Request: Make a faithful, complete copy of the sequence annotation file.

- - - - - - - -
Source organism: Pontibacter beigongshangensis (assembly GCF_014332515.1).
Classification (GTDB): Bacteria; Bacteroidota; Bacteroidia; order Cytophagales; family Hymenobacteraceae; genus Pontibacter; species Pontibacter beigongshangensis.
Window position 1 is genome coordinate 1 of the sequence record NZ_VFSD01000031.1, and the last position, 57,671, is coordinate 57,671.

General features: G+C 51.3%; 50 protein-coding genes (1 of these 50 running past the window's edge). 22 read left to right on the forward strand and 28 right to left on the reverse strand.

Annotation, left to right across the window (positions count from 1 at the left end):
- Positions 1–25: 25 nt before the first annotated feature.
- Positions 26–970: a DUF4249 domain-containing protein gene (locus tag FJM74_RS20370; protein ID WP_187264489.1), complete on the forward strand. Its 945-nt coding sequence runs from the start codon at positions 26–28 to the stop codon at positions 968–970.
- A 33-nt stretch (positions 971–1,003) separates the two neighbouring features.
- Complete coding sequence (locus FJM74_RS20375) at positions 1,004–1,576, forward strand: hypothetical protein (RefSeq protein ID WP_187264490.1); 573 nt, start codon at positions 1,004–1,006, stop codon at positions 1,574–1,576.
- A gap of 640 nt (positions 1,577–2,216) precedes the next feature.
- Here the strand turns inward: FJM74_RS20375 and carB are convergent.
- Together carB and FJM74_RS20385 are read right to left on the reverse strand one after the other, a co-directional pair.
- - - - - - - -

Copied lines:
Source organism: Pontibacter beigongshangensis (assembly GCF_014332515.1).
Classification (GTDB): Bacteria; Bacteroidota; Bacteroidia; order Cytophagales; family Hymenobacteraceae; genus Pontibacter; species Pontibacter beigongshangensis.
Window position 1 is genome coordinate 1 of the sequence record NZ_VFSD01000031.1, and the last position, 57,671, is coordinate 57,671.

General features: G+C 51.3%; 50 protein-coding genes (1 of these 50 running past the window's edge). 22 read left to right on the forward strand and 28 right to left on the reverse strand.

Annotation, left to right across the window (positions count from 1 at the left end):
- Positions 1–25: 25 nt before the first annotated feature.
- Positions 26–970: a DUF4249 domain-containing protein gene (locus tag FJM74_RS20370; protein ID WP_187264489.1), complete on the forward strand. Its 945-nt coding sequence runs from the start codon at positions 26–28 to the stop codon at positions 968–970.
- A 33-nt stretch (positions 971–1,003) separates the two neighbouring features.
- Complete coding sequence (locus FJM74_RS20375) at positions 1,004–1,576, forward strand: hypothetical protein (RefSeq protein ID WP_187264490.1); 573 nt, start codon at positions 1,004–1,006, stop codon at positions 1,574–1,576.
- A gap of 640 nt (positions 1,577–2,216) precedes the next feature.
- Here the strand turns inward: FJM74_RS20375 and carB are convergent.
- Together carB and FJM74_RS20385 are read right to left on the reverse strand one after the other, a co-directional pair.